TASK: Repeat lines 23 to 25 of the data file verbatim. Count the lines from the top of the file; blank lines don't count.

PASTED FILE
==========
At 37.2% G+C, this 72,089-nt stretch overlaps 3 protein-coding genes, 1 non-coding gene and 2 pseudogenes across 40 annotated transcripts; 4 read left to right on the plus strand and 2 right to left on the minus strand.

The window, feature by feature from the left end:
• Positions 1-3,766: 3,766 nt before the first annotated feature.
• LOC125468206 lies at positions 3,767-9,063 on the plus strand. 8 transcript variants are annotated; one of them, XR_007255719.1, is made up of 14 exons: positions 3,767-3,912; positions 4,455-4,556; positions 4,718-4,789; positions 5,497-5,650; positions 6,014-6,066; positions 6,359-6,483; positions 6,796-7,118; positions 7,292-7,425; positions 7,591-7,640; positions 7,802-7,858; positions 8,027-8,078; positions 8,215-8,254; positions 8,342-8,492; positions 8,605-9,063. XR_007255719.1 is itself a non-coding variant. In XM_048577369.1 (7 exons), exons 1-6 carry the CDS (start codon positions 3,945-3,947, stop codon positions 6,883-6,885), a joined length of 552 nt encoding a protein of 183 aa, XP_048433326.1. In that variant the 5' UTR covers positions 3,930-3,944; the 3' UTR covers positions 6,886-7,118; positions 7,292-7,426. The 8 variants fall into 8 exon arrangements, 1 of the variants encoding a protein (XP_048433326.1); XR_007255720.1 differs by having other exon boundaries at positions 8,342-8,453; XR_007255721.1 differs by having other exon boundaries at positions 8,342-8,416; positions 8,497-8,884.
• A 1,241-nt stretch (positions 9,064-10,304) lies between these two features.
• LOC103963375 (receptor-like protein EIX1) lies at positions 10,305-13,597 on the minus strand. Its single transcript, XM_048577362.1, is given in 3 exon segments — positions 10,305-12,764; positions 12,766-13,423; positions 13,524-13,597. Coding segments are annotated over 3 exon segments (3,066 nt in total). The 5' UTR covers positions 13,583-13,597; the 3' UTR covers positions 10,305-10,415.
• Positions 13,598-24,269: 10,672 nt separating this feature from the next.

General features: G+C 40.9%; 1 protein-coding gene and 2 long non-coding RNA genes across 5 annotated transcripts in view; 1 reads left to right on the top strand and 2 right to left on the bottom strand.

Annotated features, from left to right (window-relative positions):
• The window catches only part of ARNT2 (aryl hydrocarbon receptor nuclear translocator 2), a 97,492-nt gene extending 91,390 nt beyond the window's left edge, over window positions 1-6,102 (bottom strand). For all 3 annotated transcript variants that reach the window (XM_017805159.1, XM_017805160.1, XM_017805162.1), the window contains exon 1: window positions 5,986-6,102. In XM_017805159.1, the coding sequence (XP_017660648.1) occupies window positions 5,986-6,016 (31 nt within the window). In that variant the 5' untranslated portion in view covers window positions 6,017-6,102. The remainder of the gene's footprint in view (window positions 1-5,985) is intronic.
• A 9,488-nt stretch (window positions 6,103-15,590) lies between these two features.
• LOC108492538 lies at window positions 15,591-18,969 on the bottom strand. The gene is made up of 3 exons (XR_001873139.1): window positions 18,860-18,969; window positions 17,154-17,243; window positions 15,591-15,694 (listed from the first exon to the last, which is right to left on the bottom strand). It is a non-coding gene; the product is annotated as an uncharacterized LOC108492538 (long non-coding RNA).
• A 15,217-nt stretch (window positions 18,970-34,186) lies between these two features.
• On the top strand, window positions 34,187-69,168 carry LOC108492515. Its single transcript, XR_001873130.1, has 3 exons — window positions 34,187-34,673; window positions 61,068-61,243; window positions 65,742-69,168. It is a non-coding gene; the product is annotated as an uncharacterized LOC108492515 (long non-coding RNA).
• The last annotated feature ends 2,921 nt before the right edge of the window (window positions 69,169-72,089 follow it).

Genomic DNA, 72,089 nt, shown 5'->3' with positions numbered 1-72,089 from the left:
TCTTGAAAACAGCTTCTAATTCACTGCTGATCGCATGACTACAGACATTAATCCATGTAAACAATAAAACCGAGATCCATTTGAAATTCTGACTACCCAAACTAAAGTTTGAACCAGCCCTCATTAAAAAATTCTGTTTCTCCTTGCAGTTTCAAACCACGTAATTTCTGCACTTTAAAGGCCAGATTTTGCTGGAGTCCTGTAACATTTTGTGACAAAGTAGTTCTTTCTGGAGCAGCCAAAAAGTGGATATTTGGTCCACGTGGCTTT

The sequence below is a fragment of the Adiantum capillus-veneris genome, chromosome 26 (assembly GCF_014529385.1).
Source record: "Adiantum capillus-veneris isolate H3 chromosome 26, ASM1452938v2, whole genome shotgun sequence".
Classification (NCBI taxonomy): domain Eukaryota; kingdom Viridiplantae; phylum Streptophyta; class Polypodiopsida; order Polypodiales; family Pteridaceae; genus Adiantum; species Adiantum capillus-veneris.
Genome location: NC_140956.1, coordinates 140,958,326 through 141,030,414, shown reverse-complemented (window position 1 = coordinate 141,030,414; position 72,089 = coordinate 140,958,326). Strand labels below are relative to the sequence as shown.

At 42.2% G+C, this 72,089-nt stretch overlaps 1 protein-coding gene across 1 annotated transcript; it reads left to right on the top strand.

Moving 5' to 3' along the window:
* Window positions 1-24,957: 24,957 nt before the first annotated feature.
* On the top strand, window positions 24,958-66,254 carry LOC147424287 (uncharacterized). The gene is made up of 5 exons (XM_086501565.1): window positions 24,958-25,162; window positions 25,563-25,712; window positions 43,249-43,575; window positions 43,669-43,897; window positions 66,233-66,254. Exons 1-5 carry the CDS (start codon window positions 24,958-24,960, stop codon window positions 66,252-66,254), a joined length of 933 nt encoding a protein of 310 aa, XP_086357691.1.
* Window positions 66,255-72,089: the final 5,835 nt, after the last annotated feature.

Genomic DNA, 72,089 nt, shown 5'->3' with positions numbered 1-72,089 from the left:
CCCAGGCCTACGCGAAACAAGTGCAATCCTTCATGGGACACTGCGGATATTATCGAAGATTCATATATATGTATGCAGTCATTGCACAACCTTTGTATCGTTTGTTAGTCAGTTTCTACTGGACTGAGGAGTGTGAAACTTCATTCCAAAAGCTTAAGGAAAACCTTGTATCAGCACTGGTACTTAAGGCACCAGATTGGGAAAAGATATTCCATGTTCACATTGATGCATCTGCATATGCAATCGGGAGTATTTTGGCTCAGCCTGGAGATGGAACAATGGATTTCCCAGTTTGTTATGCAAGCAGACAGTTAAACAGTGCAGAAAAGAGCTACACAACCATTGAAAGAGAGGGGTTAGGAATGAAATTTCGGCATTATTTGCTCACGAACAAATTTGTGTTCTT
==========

Moving 5' to 3' along the window:
* Window positions 1-24,957: 24,957 nt before the first annotated feature.
* On the top strand, window positions 24,958-66,254 carry LOC147424287 (uncharacterized). The gene is made up of 5 exons (XM_086501565.1): window positions 24,958-25,162; window positions 25,563-25,712; window positions 43,249-43,575; window positions 43,669-43,897; window positions 66,233-66,254. Exons 1-5 carry the CDS (start codon window positions 24,958-24,960, stop codon window positions 66,252-66,254), a joined length of 933 nt encoding a protein of 310 aa, XP_086357691.1.